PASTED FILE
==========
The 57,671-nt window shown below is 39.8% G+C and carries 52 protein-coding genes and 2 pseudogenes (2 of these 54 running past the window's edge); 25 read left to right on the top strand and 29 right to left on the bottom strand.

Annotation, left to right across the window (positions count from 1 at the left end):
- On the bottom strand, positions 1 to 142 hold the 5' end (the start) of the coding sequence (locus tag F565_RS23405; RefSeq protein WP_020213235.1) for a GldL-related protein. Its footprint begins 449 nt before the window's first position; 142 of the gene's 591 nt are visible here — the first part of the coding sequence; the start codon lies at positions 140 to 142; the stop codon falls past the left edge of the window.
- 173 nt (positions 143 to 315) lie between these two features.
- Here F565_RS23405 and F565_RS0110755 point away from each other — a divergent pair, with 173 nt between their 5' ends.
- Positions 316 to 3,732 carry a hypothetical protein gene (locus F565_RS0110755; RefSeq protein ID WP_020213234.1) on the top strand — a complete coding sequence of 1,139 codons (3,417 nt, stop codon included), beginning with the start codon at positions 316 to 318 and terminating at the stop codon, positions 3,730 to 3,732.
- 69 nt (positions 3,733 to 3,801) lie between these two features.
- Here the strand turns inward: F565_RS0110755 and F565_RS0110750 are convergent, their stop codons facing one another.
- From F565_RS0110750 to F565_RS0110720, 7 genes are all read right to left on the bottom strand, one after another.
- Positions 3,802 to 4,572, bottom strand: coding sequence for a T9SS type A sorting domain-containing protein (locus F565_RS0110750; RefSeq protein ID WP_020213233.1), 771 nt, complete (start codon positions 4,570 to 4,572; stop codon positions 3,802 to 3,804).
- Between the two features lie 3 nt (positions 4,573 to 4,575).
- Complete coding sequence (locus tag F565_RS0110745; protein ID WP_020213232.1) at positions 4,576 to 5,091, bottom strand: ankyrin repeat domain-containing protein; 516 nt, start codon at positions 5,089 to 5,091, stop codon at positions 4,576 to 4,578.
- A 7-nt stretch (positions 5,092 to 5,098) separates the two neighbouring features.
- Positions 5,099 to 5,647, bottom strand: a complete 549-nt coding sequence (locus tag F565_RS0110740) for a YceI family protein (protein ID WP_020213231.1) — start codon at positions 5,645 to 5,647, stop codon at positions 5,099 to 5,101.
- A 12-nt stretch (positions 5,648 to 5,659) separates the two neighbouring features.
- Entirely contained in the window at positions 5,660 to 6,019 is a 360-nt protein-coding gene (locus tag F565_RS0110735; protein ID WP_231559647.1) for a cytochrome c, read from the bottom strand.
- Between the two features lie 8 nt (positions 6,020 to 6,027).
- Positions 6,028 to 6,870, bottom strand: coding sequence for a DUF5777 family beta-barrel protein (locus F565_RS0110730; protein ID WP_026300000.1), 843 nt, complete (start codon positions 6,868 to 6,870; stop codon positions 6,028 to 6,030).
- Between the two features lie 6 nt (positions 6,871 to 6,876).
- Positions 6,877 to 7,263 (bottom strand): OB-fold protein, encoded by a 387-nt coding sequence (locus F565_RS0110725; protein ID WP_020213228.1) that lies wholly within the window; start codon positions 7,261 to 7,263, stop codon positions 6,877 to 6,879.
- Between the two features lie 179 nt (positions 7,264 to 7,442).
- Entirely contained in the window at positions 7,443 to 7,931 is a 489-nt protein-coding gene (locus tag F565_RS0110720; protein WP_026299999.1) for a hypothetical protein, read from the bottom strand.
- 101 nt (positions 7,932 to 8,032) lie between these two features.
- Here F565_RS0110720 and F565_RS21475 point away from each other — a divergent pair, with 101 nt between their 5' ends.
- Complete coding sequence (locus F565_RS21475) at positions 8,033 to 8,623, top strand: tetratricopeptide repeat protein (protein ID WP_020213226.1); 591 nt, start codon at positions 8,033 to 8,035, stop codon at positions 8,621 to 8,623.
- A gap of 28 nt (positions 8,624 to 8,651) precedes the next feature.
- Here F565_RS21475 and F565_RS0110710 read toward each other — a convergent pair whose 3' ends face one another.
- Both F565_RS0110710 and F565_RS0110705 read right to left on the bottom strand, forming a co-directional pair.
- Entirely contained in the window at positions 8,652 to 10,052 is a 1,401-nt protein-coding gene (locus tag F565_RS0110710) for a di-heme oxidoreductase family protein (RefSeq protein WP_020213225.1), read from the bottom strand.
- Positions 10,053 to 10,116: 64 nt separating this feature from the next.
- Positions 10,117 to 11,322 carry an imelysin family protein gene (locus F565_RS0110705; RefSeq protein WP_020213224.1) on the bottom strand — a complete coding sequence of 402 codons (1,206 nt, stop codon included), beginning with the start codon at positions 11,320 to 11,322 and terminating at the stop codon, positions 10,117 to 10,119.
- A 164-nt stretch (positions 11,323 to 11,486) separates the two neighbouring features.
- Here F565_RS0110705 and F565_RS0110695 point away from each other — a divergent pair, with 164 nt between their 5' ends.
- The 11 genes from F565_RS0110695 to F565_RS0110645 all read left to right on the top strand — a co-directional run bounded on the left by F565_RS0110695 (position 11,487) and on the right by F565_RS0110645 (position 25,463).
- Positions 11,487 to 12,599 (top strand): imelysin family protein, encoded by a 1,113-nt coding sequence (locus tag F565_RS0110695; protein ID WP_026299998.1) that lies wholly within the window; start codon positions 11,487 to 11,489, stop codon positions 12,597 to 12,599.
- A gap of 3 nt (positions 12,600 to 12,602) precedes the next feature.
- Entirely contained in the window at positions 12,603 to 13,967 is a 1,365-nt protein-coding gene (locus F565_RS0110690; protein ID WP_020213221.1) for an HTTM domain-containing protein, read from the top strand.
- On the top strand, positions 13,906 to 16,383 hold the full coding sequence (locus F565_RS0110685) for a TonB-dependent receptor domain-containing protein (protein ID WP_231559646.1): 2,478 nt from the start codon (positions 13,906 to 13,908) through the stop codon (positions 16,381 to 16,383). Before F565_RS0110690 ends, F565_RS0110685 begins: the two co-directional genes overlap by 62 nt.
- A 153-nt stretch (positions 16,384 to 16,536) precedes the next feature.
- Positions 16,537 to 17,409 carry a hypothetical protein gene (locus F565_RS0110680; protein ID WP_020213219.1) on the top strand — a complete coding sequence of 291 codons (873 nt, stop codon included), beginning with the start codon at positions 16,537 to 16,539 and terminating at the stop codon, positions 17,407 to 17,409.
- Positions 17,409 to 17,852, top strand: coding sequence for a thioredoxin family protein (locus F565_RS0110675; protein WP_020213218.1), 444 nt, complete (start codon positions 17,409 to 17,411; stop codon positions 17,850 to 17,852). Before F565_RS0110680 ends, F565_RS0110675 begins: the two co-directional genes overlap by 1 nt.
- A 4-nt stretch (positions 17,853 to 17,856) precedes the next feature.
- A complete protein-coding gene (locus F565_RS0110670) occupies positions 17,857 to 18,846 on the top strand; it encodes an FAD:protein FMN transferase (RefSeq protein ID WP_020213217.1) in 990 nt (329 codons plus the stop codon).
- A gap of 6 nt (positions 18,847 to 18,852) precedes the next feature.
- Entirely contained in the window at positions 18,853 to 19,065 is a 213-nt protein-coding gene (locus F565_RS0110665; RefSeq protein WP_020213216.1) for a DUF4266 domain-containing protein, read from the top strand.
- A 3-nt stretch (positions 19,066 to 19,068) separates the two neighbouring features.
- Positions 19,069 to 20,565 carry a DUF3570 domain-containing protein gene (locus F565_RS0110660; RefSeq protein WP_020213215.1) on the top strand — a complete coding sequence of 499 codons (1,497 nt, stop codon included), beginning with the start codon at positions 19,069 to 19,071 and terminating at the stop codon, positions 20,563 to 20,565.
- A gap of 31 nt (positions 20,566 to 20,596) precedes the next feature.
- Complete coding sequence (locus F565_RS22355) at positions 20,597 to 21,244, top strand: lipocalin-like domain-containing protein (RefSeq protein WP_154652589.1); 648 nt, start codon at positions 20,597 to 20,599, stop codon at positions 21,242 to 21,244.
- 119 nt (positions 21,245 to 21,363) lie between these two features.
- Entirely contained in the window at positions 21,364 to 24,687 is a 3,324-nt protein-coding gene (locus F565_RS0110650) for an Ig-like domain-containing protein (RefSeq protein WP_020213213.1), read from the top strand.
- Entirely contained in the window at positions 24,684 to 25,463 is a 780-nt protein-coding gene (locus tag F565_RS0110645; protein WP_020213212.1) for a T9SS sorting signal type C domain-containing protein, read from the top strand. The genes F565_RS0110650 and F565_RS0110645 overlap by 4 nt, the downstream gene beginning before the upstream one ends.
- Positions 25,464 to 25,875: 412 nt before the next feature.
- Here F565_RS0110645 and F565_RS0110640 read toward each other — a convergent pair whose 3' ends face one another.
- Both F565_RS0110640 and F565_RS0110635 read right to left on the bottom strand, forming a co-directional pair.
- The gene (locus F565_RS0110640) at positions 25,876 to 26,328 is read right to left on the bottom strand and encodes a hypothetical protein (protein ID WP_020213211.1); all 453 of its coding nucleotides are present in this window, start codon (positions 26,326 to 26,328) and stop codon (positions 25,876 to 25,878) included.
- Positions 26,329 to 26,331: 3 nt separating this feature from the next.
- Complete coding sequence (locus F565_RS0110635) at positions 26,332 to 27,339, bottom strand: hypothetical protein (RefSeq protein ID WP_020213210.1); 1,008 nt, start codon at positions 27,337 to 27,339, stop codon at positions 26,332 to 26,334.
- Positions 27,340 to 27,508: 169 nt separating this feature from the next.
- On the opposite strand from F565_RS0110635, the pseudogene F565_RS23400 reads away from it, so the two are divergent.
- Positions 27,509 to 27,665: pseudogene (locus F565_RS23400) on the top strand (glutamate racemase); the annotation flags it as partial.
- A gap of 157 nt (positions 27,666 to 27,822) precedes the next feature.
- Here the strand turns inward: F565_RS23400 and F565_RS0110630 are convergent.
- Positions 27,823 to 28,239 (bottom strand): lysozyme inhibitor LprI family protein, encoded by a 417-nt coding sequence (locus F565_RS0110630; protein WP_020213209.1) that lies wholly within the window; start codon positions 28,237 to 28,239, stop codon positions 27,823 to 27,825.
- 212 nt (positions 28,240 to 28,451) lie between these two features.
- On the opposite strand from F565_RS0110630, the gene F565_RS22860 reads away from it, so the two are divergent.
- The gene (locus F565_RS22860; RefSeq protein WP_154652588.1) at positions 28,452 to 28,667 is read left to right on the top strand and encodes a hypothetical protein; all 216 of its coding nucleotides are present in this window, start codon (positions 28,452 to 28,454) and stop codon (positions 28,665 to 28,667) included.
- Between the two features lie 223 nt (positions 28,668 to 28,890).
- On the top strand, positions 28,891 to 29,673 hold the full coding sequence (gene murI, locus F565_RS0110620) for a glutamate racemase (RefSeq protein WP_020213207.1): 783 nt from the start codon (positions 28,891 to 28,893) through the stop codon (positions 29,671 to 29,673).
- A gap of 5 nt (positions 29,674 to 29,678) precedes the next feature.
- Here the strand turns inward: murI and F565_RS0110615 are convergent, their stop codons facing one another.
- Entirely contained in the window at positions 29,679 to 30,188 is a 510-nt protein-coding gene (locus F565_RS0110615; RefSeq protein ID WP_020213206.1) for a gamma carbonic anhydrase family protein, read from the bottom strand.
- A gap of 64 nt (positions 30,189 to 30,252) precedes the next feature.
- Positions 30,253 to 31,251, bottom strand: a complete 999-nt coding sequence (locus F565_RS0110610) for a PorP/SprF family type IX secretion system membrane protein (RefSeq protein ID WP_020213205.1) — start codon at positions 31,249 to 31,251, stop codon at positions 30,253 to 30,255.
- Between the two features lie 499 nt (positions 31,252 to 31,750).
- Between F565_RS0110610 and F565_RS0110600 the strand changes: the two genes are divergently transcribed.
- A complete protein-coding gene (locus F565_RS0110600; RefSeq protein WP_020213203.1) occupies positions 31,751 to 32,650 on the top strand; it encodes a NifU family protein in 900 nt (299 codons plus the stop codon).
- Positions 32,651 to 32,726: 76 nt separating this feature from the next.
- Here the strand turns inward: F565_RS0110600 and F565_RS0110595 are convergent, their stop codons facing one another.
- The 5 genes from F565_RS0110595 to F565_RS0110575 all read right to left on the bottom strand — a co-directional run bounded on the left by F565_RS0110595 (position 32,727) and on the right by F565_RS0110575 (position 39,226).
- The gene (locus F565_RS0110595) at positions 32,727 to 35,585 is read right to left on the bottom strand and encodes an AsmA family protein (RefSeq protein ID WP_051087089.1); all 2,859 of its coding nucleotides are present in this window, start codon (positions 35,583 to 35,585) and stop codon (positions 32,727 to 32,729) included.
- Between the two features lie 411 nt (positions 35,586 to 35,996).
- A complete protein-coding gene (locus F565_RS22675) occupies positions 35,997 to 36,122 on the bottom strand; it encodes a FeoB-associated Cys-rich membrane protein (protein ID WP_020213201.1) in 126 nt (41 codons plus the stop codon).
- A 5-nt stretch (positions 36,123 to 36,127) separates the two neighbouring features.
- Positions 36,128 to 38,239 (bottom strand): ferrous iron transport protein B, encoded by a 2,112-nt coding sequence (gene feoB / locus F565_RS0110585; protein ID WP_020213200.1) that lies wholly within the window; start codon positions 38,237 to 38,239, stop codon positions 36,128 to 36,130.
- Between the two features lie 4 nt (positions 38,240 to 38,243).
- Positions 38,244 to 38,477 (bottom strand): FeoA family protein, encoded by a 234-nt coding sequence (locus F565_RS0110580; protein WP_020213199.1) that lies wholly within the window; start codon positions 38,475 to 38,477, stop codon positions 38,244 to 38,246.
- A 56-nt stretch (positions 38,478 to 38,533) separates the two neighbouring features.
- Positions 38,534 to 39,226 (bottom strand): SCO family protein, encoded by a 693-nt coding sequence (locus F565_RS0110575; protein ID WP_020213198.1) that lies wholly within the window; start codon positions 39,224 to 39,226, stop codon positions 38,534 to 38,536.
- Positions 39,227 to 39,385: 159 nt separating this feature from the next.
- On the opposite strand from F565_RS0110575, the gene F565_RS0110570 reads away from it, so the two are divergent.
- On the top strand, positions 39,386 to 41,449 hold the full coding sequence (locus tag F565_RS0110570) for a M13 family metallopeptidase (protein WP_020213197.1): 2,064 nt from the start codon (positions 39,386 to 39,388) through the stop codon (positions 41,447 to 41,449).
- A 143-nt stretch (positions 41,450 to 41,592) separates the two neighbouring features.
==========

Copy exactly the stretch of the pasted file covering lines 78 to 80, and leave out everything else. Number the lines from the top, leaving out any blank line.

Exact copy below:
- Positions 32,651 to 32,726: 76 nt separating this feature from the next.
- Here the strand turns inward: F565_RS0110600 and F565_RS0110595 are convergent, their stop codons facing one another.
- The 5 genes from F565_RS0110595 to F565_RS0110575 all read right to left on the bottom strand — a co-directional run bounded on the left by F565_RS0110595 (position 32,727) and on the right by F565_RS0110575 (position 39,226).